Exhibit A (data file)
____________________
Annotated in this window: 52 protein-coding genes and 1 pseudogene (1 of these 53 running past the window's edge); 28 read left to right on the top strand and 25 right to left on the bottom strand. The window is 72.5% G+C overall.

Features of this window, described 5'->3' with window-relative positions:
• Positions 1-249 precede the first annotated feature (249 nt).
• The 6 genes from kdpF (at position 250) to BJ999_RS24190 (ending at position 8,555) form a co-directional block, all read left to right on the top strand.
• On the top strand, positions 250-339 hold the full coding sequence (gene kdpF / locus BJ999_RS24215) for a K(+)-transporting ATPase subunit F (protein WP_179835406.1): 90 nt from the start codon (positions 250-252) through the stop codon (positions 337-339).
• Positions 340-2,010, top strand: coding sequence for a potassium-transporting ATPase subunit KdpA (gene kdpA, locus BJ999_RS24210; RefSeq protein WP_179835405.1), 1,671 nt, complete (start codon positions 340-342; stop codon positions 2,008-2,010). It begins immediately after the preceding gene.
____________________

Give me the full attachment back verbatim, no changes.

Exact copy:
Annotated in this window: 52 protein-coding genes and 1 pseudogene (1 of these 53 running past the window's edge); 28 read left to right on the top strand and 25 right to left on the bottom strand. The window is 72.5% G+C overall.

Features of this window, described 5'->3' with window-relative positions:
• Positions 1-249 precede the first annotated feature (249 nt).
• The 6 genes from kdpF (at position 250) to BJ999_RS24190 (ending at position 8,555) form a co-directional block, all read left to right on the top strand.
• On the top strand, positions 250-339 hold the full coding sequence (gene kdpF / locus BJ999_RS24215) for a K(+)-transporting ATPase subunit F (protein WP_179835406.1): 90 nt from the start codon (positions 250-252) through the stop codon (positions 337-339).
• Positions 340-2,010, top strand: coding sequence for a potassium-transporting ATPase subunit KdpA (gene kdpA, locus BJ999_RS24210; RefSeq protein WP_179835405.1), 1,671 nt, complete (start codon positions 340-342; stop codon positions 2,008-2,010). It begins immediately after the preceding gene.